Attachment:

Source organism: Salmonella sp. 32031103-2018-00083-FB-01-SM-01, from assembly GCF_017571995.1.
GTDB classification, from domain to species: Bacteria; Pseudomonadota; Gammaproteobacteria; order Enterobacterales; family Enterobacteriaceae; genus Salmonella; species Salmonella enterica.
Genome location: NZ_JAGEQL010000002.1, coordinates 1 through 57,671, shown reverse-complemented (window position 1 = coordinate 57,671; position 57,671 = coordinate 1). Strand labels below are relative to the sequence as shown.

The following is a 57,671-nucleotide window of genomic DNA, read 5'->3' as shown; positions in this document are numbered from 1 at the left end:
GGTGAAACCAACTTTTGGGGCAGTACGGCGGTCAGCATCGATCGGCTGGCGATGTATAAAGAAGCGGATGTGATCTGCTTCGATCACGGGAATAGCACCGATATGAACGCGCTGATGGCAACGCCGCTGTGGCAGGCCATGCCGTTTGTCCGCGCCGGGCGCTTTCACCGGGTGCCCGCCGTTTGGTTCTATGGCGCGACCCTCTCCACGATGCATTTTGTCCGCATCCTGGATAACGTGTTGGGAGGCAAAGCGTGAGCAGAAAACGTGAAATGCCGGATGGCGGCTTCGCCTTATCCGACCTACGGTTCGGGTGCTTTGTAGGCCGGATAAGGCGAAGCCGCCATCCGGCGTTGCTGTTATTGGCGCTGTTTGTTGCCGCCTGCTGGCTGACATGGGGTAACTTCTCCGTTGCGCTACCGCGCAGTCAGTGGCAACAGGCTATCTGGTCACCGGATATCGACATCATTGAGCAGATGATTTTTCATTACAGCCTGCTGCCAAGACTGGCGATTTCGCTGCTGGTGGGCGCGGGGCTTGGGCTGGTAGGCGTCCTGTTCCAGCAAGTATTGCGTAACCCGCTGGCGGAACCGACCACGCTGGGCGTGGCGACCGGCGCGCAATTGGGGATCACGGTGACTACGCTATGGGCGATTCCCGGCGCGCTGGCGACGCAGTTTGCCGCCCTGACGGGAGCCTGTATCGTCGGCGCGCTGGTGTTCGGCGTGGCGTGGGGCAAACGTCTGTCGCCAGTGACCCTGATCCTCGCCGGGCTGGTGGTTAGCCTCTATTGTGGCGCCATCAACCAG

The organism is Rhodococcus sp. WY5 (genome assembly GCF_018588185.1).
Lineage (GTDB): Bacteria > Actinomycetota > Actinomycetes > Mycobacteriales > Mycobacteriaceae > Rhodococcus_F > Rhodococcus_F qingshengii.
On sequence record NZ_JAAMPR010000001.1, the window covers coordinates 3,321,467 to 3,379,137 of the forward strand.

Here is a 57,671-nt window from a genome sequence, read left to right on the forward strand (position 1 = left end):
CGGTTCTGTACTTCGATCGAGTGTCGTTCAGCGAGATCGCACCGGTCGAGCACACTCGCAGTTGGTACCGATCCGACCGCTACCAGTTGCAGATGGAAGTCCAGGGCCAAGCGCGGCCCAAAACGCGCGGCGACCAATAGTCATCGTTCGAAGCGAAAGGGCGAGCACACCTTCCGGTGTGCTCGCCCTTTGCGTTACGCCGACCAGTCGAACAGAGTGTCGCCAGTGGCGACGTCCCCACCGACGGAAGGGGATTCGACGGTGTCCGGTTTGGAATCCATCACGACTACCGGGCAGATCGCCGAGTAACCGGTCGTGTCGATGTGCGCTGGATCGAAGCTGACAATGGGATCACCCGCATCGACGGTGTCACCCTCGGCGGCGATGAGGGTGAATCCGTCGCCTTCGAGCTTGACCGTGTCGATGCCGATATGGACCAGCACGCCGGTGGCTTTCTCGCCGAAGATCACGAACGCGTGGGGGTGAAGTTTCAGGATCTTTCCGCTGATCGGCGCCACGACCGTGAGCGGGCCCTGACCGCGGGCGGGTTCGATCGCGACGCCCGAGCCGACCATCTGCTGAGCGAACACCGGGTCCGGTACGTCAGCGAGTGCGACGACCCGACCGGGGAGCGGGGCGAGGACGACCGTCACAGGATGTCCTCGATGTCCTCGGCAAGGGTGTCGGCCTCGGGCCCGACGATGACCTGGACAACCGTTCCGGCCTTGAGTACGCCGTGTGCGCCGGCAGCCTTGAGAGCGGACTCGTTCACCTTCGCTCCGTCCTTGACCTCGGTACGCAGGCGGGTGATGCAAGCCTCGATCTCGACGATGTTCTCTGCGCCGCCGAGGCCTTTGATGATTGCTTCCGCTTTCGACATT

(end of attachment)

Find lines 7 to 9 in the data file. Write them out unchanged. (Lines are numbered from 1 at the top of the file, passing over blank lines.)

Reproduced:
Lineage (GTDB): Bacteria > Actinomycetota > Actinomycetes > Mycobacteriales > Mycobacteriaceae > Rhodococcus_F > Rhodococcus_F qingshengii.
On sequence record NZ_JAAMPR010000001.1, the window covers coordinates 3,321,467 to 3,379,137 of the forward strand.

Here is a 57,671-nt window from a genome sequence, read left to right on the forward strand (position 1 = left end):